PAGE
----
Happy International Women’s Day!
Women all over the world have proved over and over again to what great heights they can achieve. Let’s celebrate those women today who continued to beat all the odds in many male-dominated industries to rise to the top of their professions! These businesswomen built empires worth millions of dollars and impacted countless lives in this generation.
Madam Ho Ching - the CEO of Temasek Holdings. She is one of the most renowned businesswomen internationally. Madam Ho Ching has also consistently set the record of appearing in the Forbes List under the most powerful women category.
Chua Sock Koong is another renowned CFA charter holder who is also the Group CEO at Singtel. Her valuable advice to all women still stands strong today - “ to decide for themselves how they will strike a work-life balance and juggle family and work rather than worry about what they are expected to do by society.”
However, despite all these women achieving glory and recognition, let’s not forget the daily struggles and crisis women have to go through till today at their workplaces. Singapore, a country with a community of people of different genders and races, has yet to achieve such equality at workplaces.
So what are the 3 major loopholes that women in Singapore still face today at workplaces?
Gender Pay Gap
Firstly, there is a huge gender pay gap! Women in Singapore today make up more than half of the working population. However, these same women are being paid a shocking 20% lower salary than men. Furthermore, only 10% of all corporate directors of SGX-limited firms are women and they are paid 43% less than the male corporate directors.
Secondly, women in Singapore are still naturally expected to do more low-wage work as compared to males in the working industry. Occupational Segregation has been a consistent negative implication of this problem on the working industry. Despite a few sectors in the industry evolving over time, there are still a few such as the long-term care sector that to date have a majority of women. Over 90% of paid care work is done by women who earn a measly $1350 on a monthly basis. Personally, I have also seen the majority of caretakers at home and people who help around with house chores consist mostly of female employees/women of the household. The women of the household are naturally required to take over the responsibility of aged parents and kids at home and the husband is designated to be the breadwinner of the family. This introverted thought has also been passed down from generations to generations that today it is extremely difficult for women to break this stereotype. Furthermore, when a woman gives birth or is pregnant she is deemed to be unfit for the workforce and considered as unemployable by higher-ups.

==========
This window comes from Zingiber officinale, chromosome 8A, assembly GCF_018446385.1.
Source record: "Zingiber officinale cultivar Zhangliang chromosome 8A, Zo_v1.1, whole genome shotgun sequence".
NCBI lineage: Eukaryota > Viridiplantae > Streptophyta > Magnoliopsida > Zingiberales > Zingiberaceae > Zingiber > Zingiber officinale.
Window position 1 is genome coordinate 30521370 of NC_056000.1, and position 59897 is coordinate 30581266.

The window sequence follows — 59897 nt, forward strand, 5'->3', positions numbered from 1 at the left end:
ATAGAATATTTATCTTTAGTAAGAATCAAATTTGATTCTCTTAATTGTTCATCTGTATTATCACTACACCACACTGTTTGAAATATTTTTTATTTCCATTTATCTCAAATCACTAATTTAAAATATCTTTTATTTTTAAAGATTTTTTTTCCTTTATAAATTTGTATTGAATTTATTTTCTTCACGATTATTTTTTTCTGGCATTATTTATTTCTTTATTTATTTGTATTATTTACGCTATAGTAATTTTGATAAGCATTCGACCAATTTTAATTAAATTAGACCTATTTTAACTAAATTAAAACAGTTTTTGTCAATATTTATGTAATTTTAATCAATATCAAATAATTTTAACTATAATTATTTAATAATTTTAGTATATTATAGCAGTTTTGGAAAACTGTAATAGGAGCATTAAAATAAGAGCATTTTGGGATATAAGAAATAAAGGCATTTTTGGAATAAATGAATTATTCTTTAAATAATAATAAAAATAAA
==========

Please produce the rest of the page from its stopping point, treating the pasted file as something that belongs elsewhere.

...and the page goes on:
This brings us to our last point - workplaces today remain unfriendly towards women in Singapore.
In the year 2017, 21% of the 500 plus cases registered was involving sexual violence and harassment at the workplace. Harassment at workplaces does have a significant impact on a woman’s psychological and physical well-being. This also hinders women from developing and moving forward independently in a workforce that has already been overpowered by males today. Till today, anti-harassment policies have not been made mandatory yet at all eligible Singapore workplaces. As a young undergraduate woman in today’s working industry, having interned at multiple places and waiting eagerly for my job offers yet to come, many of these statistics intimidate me till today. I fear that everywhere I go, just because I am a female, I would have to work harder than my friends who are males.
As the Youth in Singapore today, we should all collectively make genuine efforts to break as many stereotypes as possible today so that we can make the world a better place for our sisters, mothers and daughters of the future. Every woman deserves to be treated with respect and equality by society at the end of the day!
“Here’s to strong women: May we know them. May we be them. May we raise them.” –Unknown